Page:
In wake of Republican failure on ACA repeal
Trump administration moves to undercut Medicaid and Obamacare exchanges
1 August 2017
Republican efforts to repeal and replace Obamacare (ACA) came to an end, at least temporarily, on Friday when the US Senate voted to reject the Health Care Freedom Act. The 49-51 vote to defeat the legislation was the third in as many days.
Three Republican senators voted against the measure: Susan Collins of Maine, Lisa Murkowski of Alaska and John McCain of Arizona. McCain, who had made an unexpected return to Washington last Tuesday after a serious brain cancer diagnosis to cast the deciding vote allowing debate on the legislation to proceed, also provided the decisive vote to quash the bill put forward on Friday.
The House version of legislation passed in May, the American Health Care Act (AHCA), and Senate’s Better Care Reconciliation Act (BCRA), along with their various versions, proposed to cut between $756 billion and $880 billion over a decade from Medicaid, the social insurance program for the poor, elderly and disabled, which is jointly administered by the states and federal government.
The House and Senate bills would also have thrown anywhere from 14 million to 19 million people off the Medicaid rolls. The legislation proposed huge cuts to taxes on the wealthy and corporations and would have raised premiums and cut services for those in the ACA marketplaces. Most importantly, however, it would have begun the process of ending Medicaid as a guaranteed benefit based on need through imposing block grants or per-capita caps on Medicaid funding to the states.
McCain’s “no” vote, however, reflected not his sympathy with the plight of Medicaid recipients and workers looking for affordable insurance, but his response to tremendous pressure from the insurance industry to oppose the legislation.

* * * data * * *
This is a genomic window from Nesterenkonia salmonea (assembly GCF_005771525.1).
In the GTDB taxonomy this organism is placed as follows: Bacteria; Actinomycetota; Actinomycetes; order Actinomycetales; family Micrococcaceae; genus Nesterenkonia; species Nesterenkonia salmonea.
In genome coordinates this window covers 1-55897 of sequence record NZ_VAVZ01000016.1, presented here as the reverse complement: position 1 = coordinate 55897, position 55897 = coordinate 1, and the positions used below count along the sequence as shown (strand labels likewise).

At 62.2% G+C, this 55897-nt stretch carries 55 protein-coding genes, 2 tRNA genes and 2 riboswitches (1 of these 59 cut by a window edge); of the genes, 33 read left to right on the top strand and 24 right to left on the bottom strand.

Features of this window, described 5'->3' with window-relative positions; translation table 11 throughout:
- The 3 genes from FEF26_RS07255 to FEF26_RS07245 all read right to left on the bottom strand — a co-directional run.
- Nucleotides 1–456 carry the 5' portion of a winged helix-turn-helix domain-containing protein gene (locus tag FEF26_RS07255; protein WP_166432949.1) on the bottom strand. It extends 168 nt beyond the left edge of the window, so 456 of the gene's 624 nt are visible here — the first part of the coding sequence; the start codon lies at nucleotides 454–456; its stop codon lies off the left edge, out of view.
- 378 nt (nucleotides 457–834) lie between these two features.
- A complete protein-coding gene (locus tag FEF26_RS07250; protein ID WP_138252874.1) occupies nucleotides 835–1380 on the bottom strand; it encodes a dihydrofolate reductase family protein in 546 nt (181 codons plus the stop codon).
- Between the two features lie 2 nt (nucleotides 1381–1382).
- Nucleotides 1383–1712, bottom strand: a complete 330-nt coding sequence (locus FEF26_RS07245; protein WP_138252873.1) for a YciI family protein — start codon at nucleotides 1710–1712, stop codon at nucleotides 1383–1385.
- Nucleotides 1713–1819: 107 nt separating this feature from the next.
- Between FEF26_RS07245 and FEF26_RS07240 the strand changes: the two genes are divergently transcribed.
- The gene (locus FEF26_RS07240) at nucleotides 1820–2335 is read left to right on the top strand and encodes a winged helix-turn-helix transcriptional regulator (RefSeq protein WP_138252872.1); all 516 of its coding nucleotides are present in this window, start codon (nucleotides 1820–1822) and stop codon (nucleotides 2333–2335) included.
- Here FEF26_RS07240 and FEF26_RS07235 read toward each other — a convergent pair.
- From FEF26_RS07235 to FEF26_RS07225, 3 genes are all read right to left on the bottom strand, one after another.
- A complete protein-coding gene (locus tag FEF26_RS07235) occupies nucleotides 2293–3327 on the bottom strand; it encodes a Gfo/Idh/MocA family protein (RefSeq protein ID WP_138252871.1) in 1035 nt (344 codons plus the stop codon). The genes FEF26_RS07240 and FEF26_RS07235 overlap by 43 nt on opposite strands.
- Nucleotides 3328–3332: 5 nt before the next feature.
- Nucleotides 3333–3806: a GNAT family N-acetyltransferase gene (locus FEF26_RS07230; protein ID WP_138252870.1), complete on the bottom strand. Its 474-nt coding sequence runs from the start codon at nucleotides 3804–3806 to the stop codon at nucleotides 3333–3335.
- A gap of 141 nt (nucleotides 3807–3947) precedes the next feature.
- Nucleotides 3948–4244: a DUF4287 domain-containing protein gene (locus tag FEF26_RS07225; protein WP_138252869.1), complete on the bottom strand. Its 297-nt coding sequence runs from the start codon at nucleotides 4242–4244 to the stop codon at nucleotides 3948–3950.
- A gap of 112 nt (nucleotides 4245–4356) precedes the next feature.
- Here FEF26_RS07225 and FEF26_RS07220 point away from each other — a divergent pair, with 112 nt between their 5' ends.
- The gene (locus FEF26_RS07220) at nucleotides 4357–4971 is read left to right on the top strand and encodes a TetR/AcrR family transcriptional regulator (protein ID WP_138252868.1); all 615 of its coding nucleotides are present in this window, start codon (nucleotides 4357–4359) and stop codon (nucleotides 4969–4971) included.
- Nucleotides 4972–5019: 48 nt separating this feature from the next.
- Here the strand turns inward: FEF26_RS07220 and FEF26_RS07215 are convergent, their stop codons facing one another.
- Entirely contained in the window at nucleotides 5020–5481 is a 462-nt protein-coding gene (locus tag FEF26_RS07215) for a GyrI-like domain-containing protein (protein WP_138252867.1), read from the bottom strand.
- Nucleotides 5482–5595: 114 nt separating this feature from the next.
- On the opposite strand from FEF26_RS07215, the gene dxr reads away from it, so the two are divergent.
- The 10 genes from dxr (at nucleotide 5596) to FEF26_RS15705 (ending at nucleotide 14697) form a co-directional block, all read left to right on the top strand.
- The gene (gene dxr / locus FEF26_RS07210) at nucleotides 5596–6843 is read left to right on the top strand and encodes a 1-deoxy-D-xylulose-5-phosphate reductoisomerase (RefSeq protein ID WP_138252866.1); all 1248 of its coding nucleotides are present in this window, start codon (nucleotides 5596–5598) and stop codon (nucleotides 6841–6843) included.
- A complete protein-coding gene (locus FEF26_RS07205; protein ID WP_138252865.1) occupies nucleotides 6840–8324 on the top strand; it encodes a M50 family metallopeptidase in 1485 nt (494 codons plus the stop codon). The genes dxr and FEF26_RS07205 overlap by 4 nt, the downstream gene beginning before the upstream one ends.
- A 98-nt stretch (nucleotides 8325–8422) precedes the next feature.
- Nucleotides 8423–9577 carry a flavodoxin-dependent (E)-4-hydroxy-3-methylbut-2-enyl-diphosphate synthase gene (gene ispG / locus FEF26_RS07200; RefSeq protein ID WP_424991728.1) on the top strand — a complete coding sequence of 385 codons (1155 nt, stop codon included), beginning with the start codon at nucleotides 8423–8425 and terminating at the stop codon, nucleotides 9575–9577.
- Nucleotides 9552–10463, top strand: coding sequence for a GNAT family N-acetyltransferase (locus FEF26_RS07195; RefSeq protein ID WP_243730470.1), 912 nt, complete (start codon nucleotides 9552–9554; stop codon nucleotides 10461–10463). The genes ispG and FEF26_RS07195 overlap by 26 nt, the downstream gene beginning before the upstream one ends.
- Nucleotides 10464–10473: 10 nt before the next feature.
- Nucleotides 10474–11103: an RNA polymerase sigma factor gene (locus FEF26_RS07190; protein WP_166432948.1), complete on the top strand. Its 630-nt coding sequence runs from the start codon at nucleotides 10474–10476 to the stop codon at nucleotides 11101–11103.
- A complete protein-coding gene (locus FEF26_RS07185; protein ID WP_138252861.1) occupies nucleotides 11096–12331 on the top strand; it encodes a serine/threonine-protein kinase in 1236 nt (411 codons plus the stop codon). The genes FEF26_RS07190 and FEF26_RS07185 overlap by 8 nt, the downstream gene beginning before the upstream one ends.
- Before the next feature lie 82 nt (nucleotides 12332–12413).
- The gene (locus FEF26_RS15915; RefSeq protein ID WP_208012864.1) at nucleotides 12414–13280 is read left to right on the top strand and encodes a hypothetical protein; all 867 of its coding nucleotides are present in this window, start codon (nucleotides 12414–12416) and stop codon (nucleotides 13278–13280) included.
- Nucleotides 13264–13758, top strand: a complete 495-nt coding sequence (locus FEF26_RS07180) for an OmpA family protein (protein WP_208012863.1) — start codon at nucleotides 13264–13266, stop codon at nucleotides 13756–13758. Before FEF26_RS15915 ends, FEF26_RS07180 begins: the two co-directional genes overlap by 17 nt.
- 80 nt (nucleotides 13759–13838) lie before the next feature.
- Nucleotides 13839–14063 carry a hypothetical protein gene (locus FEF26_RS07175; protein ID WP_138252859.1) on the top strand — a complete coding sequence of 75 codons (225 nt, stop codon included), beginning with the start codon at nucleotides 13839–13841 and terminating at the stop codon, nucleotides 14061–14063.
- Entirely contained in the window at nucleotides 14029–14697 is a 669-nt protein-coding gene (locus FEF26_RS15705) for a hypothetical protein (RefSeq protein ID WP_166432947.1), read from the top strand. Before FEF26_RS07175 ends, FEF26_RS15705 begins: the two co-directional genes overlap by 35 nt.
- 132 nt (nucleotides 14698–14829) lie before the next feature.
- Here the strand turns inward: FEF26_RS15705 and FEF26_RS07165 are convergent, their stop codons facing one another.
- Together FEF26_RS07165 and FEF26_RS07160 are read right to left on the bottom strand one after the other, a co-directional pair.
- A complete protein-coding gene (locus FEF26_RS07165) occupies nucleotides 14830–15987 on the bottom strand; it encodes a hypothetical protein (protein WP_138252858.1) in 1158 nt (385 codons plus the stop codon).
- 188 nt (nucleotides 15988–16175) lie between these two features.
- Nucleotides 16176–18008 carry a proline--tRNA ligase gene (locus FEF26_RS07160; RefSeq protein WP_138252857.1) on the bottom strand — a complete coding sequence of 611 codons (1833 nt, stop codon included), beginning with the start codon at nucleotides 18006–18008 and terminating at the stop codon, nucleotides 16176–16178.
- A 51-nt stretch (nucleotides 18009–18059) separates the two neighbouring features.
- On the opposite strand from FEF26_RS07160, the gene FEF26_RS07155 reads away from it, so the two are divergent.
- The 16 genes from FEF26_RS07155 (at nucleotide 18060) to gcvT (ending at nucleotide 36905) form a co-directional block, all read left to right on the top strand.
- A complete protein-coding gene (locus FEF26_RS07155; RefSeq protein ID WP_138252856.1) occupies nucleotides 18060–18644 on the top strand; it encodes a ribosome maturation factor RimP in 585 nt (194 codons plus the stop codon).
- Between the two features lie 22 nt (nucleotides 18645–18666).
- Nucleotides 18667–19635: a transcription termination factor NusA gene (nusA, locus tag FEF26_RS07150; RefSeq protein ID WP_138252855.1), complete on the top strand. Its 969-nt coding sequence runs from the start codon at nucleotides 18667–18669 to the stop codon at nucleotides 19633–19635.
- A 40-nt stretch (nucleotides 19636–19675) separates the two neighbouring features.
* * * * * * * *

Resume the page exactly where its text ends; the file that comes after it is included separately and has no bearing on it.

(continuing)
The final measure put to a vote, the so-called skinny repeal, would have rescinded the ACA’s mandates that individuals without insurance purchase it under threat of penalty and that large employers provide insurance to their workers. It did not, however, offer an alternative to shore up the private insurers on the Obamacare marketplace.
As the leading trade group, America’s Health Insurance Plans, wrote: “We would oppose an approach that eliminates the individual coverage requirement, does not offer alternative continuous coverage solutions, and does not include measures to immediately stabilize the individual market.”
In the wake of Friday’s collapse of the Senate legislation, President Trump tweeted: “3 Republicans and 48 Democrats let the American people down. As I said from the beginning, let ObamaCare implode, then deal. Watch!” Such a policy, which would be considered reckless by the private insurance industry from the standpoint of its profits, would also cause premiums to skyrocket and millions to lose their coverage.
The Trump administration, however, is not concerned about the plight of ordinary Americans under such a scenario. The Republicans have campaigned against Obamacare on a completely false premise: that they stand for patient “choice” and “freedom” in the health care market.
Health and Human Services (HHS) Secretary Tom Price appeared Sunday on NBC’s “Meet the Press” peddling the same lies. “Well I think what the president has explained and punctuates is his seriousness about this issue and his passion for turning the health care system in a direction that puts patients first, not government and not insurance companies,” Price said.